Monday, March 28, 2016

Edward the Confessor

The Seal of Edward the Confessor
The English were tired of foreign rulers. 'All folk chose Edward king.'

Edward, the son of Æthelred and the brother of the murdered Ælfred, though an Englishman on his father's side, was also the son of the Norman Emma, and had been brought up in Normandy from his childhood. The Normans were now men of French speech, and they were more polite and cultivated than Englishmen. Edward filled his court with Normans. He disliked the roughness of the English, but instead of attempting to improve them as the great Ælfred had formerly done, he stood entirely aloof from them. The name of the Confessor by which he was afterwards known was given him on account of his piety, but his piety was not of that sort which is associated with active usefulness. He was fond of hunting, but was not active in any other way, and he left others to govern rather than himself.

For some years the real governor of England was Earl Godwine, who kept his own earldom of Wessex, and managed to procure other smaller earldoms for his sons. As the Mercia over which Leofric ruled was only the north-western part of the old kingdom, and as Siward had enough to do to keep the fierce men of North-humberland in order, Godwine had as yet no competitor to fear. In 1045 he became the king's father-in-law by the marriage of Edward with his daughter, Eadgyth. Edward, however, did his best for his Norman favourites, and appointed one of them, Robert of Jumièges, to the bishopric of London, and afterwards raised him to the Archbishopric of Canterbury.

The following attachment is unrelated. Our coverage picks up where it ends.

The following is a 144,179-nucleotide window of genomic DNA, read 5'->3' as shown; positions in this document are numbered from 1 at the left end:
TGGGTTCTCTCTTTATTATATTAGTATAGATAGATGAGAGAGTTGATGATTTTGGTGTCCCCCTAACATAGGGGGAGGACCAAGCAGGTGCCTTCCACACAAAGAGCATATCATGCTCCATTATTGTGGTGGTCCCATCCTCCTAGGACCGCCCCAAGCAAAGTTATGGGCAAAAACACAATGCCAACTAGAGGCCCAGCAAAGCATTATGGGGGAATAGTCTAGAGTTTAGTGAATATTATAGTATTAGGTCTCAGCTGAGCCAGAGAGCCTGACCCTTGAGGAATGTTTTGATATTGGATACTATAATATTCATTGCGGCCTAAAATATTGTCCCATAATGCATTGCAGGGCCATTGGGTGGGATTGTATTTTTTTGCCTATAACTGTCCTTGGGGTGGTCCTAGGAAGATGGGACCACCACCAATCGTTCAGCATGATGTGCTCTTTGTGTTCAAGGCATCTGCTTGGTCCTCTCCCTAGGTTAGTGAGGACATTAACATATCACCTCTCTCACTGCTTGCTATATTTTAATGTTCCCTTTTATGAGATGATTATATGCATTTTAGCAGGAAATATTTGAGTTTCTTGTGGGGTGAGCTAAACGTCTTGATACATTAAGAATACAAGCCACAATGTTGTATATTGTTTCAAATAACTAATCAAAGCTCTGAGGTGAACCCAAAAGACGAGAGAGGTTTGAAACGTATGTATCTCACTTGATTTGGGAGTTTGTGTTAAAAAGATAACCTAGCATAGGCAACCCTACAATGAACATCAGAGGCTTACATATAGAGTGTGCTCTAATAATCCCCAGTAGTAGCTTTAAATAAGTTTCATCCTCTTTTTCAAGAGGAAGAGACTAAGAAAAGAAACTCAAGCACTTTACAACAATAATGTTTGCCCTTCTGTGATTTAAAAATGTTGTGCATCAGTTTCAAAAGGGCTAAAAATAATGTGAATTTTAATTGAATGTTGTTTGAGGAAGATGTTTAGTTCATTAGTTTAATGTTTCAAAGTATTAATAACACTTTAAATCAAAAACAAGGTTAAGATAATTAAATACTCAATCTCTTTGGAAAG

Between Godwine and the Normans there was no goodwill, and though Godwine was himself of fair repute, his eldest son, Swegen, a young man of brutal nature, alienated the goodwill of his countrymen by seducing the Abbess of Leominster, and by murdering his cousin Beorn. Godwine, in his blind family affection, clung to his wicked son and insisted on his being allowed to retain his earldom.

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